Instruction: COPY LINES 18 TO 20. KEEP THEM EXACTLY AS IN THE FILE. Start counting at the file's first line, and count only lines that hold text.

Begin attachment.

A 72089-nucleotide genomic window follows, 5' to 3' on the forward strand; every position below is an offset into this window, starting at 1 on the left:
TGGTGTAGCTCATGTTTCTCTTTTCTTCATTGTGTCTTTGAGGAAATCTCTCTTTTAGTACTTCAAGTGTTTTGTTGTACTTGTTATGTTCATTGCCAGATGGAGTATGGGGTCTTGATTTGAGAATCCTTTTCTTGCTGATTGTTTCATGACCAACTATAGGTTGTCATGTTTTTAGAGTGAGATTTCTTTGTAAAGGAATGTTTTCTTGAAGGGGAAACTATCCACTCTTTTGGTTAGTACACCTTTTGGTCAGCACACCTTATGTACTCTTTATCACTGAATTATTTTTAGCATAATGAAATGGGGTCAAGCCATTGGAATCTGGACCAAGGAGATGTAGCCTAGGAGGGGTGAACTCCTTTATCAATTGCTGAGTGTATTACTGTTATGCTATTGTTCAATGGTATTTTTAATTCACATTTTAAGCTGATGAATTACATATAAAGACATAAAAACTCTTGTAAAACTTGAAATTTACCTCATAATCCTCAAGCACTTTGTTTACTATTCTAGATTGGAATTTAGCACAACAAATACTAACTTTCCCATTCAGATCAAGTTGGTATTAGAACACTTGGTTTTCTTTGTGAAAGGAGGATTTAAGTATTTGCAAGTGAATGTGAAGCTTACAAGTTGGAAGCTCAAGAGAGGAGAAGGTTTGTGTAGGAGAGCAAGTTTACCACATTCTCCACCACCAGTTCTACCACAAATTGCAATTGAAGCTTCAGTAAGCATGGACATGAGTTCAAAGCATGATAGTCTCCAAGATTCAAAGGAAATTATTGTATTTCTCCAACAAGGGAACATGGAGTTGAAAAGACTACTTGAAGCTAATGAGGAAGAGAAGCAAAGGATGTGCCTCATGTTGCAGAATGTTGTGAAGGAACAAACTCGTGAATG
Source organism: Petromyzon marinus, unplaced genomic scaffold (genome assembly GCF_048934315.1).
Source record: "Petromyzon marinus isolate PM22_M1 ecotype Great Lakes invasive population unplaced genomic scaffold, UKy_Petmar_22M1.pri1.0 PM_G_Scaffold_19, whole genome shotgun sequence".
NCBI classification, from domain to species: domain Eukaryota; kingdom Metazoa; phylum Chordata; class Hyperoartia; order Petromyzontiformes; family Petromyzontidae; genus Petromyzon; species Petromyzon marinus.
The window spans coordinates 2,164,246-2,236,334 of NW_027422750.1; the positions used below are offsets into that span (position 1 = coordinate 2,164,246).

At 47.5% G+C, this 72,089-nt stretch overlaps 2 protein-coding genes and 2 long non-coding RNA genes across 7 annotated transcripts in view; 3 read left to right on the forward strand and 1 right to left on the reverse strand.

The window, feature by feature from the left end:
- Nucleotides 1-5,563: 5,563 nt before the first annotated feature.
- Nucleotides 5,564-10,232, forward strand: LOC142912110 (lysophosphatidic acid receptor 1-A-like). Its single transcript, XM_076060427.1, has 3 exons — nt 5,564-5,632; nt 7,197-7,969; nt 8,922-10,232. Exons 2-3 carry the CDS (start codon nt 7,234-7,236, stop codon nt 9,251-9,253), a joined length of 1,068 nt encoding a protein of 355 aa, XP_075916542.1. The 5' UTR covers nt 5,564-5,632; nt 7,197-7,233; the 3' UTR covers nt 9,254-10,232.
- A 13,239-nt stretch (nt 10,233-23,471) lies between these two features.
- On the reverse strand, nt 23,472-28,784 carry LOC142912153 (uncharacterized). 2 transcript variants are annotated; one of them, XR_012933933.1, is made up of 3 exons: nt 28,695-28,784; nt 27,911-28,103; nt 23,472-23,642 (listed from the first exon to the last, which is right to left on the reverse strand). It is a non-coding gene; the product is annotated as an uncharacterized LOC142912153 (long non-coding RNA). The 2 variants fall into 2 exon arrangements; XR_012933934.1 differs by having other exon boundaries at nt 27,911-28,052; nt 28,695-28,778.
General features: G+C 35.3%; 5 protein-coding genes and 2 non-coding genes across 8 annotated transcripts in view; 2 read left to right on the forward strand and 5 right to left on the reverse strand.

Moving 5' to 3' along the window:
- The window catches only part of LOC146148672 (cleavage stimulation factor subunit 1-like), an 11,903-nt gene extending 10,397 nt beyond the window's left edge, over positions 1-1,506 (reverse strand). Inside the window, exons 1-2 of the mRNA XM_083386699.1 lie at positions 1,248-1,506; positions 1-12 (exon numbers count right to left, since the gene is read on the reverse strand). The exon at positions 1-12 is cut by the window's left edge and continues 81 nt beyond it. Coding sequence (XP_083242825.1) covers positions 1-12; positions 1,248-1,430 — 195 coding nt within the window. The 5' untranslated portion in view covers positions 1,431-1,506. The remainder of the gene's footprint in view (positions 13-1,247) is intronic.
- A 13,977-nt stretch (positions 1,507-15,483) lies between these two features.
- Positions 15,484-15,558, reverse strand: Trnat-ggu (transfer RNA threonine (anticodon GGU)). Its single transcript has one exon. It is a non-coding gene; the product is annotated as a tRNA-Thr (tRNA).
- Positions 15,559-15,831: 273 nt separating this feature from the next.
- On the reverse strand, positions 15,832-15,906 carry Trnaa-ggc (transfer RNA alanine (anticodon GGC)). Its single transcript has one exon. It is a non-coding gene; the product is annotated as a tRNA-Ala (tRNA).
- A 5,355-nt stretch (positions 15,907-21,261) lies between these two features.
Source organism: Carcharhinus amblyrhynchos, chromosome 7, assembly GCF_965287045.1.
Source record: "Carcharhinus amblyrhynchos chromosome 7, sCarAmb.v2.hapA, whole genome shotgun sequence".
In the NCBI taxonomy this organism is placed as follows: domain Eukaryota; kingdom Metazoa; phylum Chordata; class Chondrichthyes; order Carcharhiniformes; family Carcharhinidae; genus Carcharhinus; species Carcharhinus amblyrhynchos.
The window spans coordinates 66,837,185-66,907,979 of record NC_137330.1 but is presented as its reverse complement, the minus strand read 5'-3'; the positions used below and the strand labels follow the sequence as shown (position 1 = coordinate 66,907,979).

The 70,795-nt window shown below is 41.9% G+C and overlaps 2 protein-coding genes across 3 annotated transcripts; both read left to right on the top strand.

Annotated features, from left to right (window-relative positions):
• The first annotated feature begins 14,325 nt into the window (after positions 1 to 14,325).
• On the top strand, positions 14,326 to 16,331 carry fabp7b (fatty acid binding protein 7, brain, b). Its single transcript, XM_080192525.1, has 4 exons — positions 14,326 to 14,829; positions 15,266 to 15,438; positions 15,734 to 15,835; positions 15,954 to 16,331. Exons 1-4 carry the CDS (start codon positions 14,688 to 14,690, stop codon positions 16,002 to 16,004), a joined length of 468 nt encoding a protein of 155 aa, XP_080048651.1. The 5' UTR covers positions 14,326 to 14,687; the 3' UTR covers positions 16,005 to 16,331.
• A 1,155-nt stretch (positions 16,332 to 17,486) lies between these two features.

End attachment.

- Positions 15,559-15,831: 273 nt separating this feature from the next.
- On the reverse strand, positions 15,832-15,906 carry Trnaa-ggc (transfer RNA alanine (anticodon GGC)). Its single transcript has one exon. It is a non-coding gene; the product is annotated as a tRNA-Ala (tRNA).
- A 5,355-nt stretch (positions 15,907-21,261) lies between these two features.